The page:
Dallas recently passed a citywide 5-cent fee on plastic bags. New York City is considering a 10-cent fee. Similar plastic bag fees (or bans) on plastic bags already exist in Seattle, San Francisco and Los Angeles.
Supporters of the fees and bans say they will help raise awareness about the damage these bags do to the environment. Business groups say the added cost will hurt both consumers and businesses.
In a statement issued to FoxBusiness.com, Brooklyn Chamber of Commerce President and CEO Carlo A. Scissura explained:
“We are reviewing the legislation and speaking to our members, but any additional regulations for businesses and consumers have to be carefully considered before action is taken. This is especially true in light of recently enacted regulations that continue to place additional burdens on the backs of small business owners.”
But in reality, it sometimes seems as if larger businesses have been complaining the loudest. For example, in the case of the new Dallas plastic bag fee, Kroger, a national grocery chain with 2,640 stores in 34 states, has been one of the most vocal critics.
Store representative Gary Huddleston told a Dallas radio station the new rule would force many hardships on the chain including creating special bags to comply. The Dallas Observer quotes Huddleston as saying:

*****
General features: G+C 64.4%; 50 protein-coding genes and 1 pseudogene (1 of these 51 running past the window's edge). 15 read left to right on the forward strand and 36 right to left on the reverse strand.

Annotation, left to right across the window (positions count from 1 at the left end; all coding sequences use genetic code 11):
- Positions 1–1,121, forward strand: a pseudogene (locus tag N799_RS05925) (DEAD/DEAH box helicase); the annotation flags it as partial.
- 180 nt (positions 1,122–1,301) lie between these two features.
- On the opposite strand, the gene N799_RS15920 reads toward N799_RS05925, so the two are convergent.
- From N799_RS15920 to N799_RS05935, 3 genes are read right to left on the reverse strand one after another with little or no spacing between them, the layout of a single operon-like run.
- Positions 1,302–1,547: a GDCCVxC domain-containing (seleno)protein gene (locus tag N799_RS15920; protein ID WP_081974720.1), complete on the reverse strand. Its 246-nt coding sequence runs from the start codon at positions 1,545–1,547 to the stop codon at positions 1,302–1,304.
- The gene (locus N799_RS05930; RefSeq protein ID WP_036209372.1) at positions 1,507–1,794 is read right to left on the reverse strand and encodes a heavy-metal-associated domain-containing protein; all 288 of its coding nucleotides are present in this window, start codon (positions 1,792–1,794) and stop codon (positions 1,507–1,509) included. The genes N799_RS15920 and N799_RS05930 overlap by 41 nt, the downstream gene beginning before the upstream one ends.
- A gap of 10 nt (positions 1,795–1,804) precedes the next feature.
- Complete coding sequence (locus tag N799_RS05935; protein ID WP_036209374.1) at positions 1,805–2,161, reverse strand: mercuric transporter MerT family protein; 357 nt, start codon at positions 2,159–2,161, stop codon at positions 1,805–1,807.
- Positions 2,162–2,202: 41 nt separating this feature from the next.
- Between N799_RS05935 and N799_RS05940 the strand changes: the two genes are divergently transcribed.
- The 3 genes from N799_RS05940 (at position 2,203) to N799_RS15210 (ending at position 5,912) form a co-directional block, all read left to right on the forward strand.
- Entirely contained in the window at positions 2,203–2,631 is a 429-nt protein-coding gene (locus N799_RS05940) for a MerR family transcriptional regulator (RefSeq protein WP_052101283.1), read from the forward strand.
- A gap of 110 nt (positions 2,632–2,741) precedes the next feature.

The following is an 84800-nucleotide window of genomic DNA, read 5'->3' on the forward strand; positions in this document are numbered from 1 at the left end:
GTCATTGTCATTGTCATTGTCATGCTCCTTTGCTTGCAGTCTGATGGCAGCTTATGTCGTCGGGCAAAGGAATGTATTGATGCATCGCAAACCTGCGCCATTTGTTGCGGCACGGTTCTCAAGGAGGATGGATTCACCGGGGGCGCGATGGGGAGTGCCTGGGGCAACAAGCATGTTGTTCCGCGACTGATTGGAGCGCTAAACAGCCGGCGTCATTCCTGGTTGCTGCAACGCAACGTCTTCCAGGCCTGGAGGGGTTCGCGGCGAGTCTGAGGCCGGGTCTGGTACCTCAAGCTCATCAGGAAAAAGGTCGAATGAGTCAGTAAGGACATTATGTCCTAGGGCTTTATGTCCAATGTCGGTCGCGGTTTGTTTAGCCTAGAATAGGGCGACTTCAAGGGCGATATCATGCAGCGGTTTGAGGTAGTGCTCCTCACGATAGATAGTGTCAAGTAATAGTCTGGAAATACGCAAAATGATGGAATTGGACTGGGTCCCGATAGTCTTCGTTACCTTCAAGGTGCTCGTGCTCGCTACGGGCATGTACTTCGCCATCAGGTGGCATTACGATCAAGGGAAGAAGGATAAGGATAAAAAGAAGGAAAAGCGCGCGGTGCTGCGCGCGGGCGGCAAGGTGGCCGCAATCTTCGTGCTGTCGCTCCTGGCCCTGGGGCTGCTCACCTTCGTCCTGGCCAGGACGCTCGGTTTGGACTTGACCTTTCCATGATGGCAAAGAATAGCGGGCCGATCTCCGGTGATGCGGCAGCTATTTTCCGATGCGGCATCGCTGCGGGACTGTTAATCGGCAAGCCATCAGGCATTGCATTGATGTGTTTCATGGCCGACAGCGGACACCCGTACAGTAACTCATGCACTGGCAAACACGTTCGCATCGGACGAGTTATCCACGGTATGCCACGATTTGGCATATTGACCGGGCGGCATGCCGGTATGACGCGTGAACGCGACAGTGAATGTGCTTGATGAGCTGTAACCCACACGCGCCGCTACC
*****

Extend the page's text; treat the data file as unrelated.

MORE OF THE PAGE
“In addition, the new ordinance forces Kroger and other retailers to add signs, reprogram cash registers to account for the bags, train staff, and even reprint all of their bags to include their thickness on them. Plus, retailers worry check-out lines could get longer, since bags have to be added to your bill before you pay.”
But there are some businesses that don’t mind the new rules and some have already started creating incentives of their own to encourage customers not to choose plastic.
Tony Marcano manages Union Market, a small chain of locally owned grocery stores specializing in organic and local produce with three locations in Brooklyn and one in Manhattan.
He recently told FoxBusiness.com:
“I don’t mind if it’s going to help the environment. A lot of places are already charging for bags. To be honest with you, 90% of our customers come with their own reusable bags. . .We don’t go through many bags here, because our customers are conscious.”
Bag Photo via Shutterstock